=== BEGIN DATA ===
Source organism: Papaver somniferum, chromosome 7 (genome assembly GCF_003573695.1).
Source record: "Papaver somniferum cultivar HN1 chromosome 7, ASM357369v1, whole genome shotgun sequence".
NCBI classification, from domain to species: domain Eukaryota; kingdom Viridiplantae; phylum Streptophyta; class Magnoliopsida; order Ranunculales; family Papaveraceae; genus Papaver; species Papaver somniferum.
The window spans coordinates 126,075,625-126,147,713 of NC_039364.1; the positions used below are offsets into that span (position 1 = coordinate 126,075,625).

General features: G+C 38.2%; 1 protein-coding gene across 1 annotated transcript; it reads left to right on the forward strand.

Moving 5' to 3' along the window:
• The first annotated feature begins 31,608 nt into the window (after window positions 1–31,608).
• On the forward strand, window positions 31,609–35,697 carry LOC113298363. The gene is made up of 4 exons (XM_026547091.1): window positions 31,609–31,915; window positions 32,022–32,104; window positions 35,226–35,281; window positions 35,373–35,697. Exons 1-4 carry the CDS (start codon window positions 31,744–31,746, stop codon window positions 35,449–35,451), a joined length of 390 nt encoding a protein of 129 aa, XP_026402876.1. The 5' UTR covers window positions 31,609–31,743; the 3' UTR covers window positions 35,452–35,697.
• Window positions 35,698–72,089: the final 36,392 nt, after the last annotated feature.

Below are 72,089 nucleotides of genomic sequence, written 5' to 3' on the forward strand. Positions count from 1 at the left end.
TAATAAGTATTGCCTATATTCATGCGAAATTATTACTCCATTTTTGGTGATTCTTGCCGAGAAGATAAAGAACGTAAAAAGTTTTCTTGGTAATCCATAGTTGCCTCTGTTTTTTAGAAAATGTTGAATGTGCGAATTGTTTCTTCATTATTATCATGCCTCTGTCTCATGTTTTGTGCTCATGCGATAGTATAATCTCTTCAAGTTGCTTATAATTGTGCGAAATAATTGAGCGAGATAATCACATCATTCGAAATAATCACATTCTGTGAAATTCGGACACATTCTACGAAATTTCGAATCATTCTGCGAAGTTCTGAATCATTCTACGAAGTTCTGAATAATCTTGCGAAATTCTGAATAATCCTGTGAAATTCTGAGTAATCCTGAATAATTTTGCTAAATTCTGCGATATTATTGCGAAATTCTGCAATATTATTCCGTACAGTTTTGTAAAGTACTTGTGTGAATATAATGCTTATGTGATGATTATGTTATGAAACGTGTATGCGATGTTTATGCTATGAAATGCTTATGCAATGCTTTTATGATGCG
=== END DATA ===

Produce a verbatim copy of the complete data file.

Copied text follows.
Source organism: Papaver somniferum, chromosome 7 (genome assembly GCF_003573695.1).
Source record: "Papaver somniferum cultivar HN1 chromosome 7, ASM357369v1, whole genome shotgun sequence".
NCBI classification, from domain to species: domain Eukaryota; kingdom Viridiplantae; phylum Streptophyta; class Magnoliopsida; order Ranunculales; family Papaveraceae; genus Papaver; species Papaver somniferum.
The window spans coordinates 126,075,625-126,147,713 of NC_039364.1; the positions used below are offsets into that span (position 1 = coordinate 126,075,625).

General features: G+C 38.2%; 1 protein-coding gene across 1 annotated transcript; it reads left to right on the forward strand.

Moving 5' to 3' along the window:
• The first annotated feature begins 31,608 nt into the window (after window positions 1–31,608).
• On the forward strand, window positions 31,609–35,697 carry LOC113298363. The gene is made up of 4 exons (XM_026547091.1): window positions 31,609–31,915; window positions 32,022–32,104; window positions 35,226–35,281; window positions 35,373–35,697. Exons 1-4 carry the CDS (start codon window positions 31,744–31,746, stop codon window positions 35,449–35,451), a joined length of 390 nt encoding a protein of 129 aa, XP_026402876.1. The 5' UTR covers window positions 31,609–31,743; the 3' UTR covers window positions 35,452–35,697.
• Window positions 35,698–72,089: the final 36,392 nt, after the last annotated feature.

Below are 72,089 nucleotides of genomic sequence, written 5' to 3' on the forward strand. Positions count from 1 at the left end.
TAATAAGTATTGCCTATATTCATGCGAAATTATTACTCCATTTTTGGTGATTCTTGCCGAGAAGATAAAGAACGTAAAAAGTTTTCTTGGTAATCCATAGTTGCCTCTGTTTTTTAGAAAATGTTGAATGTGCGAATTGTTTCTTCATTATTATCATGCCTCTGTCTCATGTTTTGTGCTCATGCGATAGTATAATCTCTTCAAGTTGCTTATAATTGTGCGAAATAATTGAGCGAGATAATCACATCATTCGAAATAATCACATTCTGTGAAATTCGGACACATTCTACGAAATTTCGAATCATTCTGCGAAGTTCTGAATCATTCTACGAAGTTCTGAATAATCTTGCGAAATTCTGAATAATCCTGTGAAATTCTGAGTAATCCTGAATAATTTTGCTAAATTCTGCGATATTATTGCGAAATTCTGCAATATTATTCCGTACAGTTTTGTAAAGTACTTGTGTGAATATAATGCTTATGTGATGATTATGTTATGAAACGTGTATGCGATGTTTATGCTATGAAATGCTTATGCAATGCTTTTATGATGCG